Sway Bar/Anti Roll Bar for Micro & Mini Sprint & Midgets

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Traction bars or anti-roll/sway/stabilizer bars have been around for a long, long time. The technology is nothing new. Their components can be found in all types of racing, mostly in asphalt racing, due to their ability to resist roll. High g-forces generating high roll angles make this attribute a very desired effect...for asphalt. Wait a minute, last time I checked my tires, they have grooves in them, to remove dirt...from a dirt race track. So why would we run a traction bar (anti roll bar or sway bar) on dirt micro & mini sprints & midgets?

To understand how a traction bar affects the handling of a car we need to back up to the beginning. If you do not want to know the theory, do not fear, just skip the next paragraph.

If you want to understand the full picture and you have not read my paper called Rethink Dirt - Advanced Dirt Track Theory, I suggest you do that now, it will form the foundation of thought you will need to fully understand why a traction bar effects a car the way it does.

So what does a traction bar do? It restricts the roll of the car by increasing roll resistance without affecting the vertical or up and down movement of the suspension. Many have spent nights trying to figure out how a traction bar pushes down on the left rear as the car rolls to the right and it is because of this action that gives a traction bar its advantage. Not true at all, it does not transfer weight to the left rear when the car rolls right. You can prove this very simply by placing the car on a set of scales, roll the car right and clearly see the scales will surely read an increase of weight on the right side.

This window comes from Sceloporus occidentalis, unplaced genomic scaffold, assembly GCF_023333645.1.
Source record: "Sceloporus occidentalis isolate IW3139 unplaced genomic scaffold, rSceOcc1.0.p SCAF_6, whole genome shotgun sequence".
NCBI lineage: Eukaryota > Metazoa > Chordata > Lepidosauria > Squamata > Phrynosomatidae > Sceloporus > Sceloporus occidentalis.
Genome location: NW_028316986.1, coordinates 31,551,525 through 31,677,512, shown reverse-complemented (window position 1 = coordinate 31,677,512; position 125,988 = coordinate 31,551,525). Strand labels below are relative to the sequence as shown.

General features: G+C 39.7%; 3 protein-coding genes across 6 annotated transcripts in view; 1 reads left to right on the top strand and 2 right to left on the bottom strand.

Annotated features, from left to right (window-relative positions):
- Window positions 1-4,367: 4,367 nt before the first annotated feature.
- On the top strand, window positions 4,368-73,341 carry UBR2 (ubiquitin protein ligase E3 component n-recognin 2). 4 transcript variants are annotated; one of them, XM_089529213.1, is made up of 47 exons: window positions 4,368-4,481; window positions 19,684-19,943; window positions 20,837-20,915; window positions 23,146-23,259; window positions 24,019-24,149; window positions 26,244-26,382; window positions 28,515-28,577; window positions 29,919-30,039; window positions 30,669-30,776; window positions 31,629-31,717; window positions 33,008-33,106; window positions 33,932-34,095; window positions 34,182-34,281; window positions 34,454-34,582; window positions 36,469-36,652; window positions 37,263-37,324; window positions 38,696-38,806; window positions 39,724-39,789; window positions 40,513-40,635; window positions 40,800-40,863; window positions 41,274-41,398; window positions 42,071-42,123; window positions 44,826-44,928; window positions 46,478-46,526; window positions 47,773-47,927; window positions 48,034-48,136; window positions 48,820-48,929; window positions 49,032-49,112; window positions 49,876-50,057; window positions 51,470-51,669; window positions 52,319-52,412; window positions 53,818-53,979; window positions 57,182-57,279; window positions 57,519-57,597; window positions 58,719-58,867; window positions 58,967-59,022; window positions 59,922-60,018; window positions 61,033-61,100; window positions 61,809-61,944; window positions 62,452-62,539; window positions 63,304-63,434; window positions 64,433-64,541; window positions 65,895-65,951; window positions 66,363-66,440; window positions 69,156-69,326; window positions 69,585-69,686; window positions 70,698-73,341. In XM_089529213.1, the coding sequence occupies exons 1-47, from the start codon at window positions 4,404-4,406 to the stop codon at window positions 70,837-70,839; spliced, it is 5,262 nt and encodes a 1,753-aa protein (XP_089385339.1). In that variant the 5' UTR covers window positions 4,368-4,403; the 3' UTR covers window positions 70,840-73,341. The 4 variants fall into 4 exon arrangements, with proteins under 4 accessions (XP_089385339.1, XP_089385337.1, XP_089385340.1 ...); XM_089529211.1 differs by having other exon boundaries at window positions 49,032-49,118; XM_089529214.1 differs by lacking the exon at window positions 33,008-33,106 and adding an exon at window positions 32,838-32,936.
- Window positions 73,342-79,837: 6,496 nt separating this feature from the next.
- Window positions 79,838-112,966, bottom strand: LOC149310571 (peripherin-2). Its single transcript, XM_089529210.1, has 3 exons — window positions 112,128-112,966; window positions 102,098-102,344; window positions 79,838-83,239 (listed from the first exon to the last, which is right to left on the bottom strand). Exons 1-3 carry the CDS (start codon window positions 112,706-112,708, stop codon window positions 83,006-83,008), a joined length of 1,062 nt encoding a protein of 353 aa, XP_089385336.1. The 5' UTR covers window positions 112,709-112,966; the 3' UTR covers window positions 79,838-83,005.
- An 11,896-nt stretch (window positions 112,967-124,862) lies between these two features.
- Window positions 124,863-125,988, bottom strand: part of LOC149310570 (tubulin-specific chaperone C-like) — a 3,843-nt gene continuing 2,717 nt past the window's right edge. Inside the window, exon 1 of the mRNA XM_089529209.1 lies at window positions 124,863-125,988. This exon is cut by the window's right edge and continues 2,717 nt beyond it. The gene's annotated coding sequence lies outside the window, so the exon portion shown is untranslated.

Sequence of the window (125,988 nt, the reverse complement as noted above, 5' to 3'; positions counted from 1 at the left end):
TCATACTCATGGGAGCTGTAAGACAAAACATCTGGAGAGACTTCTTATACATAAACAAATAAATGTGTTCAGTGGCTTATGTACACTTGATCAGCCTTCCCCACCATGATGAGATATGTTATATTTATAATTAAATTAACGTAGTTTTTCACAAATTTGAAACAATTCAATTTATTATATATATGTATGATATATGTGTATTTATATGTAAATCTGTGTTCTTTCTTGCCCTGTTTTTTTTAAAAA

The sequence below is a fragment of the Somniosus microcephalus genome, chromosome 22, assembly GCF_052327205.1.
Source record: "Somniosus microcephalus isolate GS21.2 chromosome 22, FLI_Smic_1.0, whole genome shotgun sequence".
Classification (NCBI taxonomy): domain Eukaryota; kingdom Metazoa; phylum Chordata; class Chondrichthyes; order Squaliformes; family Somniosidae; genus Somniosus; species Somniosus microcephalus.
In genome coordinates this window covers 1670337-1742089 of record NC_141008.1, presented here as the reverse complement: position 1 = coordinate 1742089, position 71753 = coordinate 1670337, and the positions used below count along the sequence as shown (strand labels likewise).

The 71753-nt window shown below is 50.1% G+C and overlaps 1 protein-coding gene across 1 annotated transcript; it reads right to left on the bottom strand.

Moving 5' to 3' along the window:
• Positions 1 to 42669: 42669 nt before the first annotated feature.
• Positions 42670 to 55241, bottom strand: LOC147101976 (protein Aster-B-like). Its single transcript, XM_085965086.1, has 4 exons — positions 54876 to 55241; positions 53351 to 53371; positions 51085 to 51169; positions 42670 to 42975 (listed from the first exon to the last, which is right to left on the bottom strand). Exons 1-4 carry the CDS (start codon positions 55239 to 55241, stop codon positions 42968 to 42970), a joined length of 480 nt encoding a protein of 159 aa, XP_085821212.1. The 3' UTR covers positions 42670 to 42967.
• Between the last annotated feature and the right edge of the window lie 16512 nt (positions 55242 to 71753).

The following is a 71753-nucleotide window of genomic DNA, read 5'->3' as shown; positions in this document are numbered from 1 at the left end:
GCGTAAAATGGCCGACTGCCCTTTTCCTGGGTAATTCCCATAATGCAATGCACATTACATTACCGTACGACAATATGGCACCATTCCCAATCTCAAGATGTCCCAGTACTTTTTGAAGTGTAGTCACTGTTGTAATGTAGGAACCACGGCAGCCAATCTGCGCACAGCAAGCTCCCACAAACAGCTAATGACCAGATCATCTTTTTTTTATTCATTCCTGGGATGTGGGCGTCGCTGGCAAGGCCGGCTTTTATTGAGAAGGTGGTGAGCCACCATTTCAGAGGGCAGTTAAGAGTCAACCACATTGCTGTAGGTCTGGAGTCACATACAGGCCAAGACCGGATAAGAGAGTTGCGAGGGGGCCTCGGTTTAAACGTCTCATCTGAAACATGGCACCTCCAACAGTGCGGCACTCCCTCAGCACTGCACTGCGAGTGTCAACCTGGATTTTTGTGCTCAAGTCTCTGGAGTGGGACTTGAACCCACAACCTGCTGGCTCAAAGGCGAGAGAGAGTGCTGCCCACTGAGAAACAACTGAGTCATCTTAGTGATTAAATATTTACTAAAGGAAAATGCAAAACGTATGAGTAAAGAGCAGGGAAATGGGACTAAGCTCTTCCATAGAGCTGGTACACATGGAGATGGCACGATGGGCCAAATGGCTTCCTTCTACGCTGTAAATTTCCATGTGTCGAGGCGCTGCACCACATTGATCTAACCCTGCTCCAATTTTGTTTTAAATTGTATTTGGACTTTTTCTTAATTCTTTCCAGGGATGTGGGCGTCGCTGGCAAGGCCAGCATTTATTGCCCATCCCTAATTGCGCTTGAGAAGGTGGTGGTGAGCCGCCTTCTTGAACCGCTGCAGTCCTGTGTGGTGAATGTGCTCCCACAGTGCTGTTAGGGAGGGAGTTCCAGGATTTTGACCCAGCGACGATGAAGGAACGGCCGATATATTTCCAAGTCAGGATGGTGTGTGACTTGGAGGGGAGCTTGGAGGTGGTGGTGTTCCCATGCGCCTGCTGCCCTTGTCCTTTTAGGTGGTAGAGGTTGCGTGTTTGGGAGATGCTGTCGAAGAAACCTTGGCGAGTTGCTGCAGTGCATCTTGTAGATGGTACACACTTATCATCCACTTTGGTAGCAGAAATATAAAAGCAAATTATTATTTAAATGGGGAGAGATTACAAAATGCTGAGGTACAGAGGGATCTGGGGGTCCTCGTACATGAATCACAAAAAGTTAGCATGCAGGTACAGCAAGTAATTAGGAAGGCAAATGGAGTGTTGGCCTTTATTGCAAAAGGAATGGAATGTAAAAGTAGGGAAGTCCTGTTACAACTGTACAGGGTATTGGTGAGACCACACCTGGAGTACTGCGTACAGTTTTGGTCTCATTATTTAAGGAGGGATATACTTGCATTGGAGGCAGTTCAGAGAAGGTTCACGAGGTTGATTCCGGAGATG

A very important concept here to understand is that when we increase the roll resistance in the rear, the car will be looser, if we increase roll resistance in the front the car will be tighter. Very simple. On our race cars on dirt, the advantage comes in by giving us an easy way to adjust our race car. Dirt has the characteristic of changing very drastically very quickly. If we had a quick way to adjust our car, we would have an advantage. Yes, we have wings and shock adjusters, but they do not adjust roll resistance which is one of the best ways to adjust your race car. If we were to do things right, we would be changing out bars three times a night. Nobody wants to do this, so we don’t and we end up favoring a slick track or a wet track depending on what torsion bars we have in the car.